Is our genetic code the best of all possible codes? A 2000 article concludes that maybe it is, depending on what “best” and “possible” mean in this context. Although the article goes well beyond my expertise, I attempt to explain.
The genetic code in question is DNA’s “language” of 3-base-pair-long codons, each specifying an amino acid for building proteins.
What would the “best” genetic code be? The authors hypothesize that the best code might be the one that produces the fewest faulty proteins if a mutation changes one of the base pairs in the codon. In this code, a change in DNA would either produce specify the same codon or a physiochemically similar one. But how do we measure amino acid physiochemical similarity? There are several plausible possibilities. The authors test a few. The actual genetic code scores extremely well on one, and they go with that, hopefully not circularly.
How does one measure how good a code is at inserting the same or similar amino acids after point mutations? There are several ways to measure that, too. Authors choose one for reasons that are probably plausible, though I wouldn’t know. Along the way they explain that people using other methods found that there could be many better codes only because they used the wrong method.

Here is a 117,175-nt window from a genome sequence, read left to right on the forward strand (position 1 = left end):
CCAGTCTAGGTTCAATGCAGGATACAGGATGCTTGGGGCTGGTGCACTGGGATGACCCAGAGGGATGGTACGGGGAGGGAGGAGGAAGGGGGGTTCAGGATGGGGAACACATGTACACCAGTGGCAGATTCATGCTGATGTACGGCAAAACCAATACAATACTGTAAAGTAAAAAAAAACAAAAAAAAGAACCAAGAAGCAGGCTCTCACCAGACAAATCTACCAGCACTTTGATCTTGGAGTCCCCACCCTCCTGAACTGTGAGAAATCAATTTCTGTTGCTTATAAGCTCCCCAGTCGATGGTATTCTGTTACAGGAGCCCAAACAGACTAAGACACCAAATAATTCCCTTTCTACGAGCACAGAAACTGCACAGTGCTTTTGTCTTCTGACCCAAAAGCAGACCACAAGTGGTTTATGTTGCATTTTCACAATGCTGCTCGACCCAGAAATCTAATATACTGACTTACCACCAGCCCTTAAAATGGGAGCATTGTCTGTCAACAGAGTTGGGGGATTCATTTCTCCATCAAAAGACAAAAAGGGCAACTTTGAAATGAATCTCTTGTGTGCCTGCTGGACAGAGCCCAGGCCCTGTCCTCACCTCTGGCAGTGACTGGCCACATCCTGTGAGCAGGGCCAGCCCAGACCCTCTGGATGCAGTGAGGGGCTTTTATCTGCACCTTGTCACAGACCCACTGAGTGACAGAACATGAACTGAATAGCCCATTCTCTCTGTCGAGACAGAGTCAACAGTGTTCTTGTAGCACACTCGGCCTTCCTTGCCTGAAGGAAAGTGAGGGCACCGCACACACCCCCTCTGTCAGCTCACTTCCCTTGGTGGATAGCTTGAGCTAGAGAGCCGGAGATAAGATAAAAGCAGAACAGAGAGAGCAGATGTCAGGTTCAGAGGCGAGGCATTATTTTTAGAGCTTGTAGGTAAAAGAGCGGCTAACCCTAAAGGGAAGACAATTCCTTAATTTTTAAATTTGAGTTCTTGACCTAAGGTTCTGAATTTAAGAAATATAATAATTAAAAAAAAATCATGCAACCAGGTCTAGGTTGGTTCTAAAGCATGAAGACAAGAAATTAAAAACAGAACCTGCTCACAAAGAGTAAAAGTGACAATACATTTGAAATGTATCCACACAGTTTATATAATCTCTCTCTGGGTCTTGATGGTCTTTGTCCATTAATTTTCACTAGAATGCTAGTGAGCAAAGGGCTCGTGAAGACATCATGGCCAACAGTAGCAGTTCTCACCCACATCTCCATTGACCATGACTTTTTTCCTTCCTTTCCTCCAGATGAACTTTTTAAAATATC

Now that they have defined “best” and “similar”, what is “possible”? The authors briefly explain what random assignment of amino acids to codons would produce a LOT of errors and choose “possible” to mean either “arangements that remain synonymous codon block structure [of real DNA] for all variants” or organized according to a plausible hypothesis of evolution of the code. Thus they have two different sets data to analyze.
After solving a last problem – how to measure optimality – the authors are ready to report their results.
Results and conclusions: The code is adaptive and apparently the result of selection for minimizing protein errors after mutation errors. Its apparent excellence is not a result of the analytical methods used. Its excellence is not a result of optimizing treatment of a few extreme amino acids, but of how it treats the entire set. The code is not a result of stereochemic limitations. If the possibilities are restricted to those considered evolutionarily likely and if a realistic transition bias is included, the code is 95-100% optimized. It is possible that no better code could develop under these restrictions.
Under any assumptions, the actual code is extremely good and equally good or better codes are extremely rare. Nonetheless, there theoretically can be a few better codes. Most of these probably can’t evolve given plausible evolutionary starting points for the code. Only under evolutionarily plausible restrictions may the actual code be the best of all possible codes.
Source: Freeland, Stephen J., Robin D. Knight, Laura F. Landweber, and Laurence D. Hurst. 2000. Early Fixation of an Optimal Genetic Code. Molecular Biology and Evolution 17(4): 551-518. DOI: 10.1093/oxfordjournals.molbev.a026331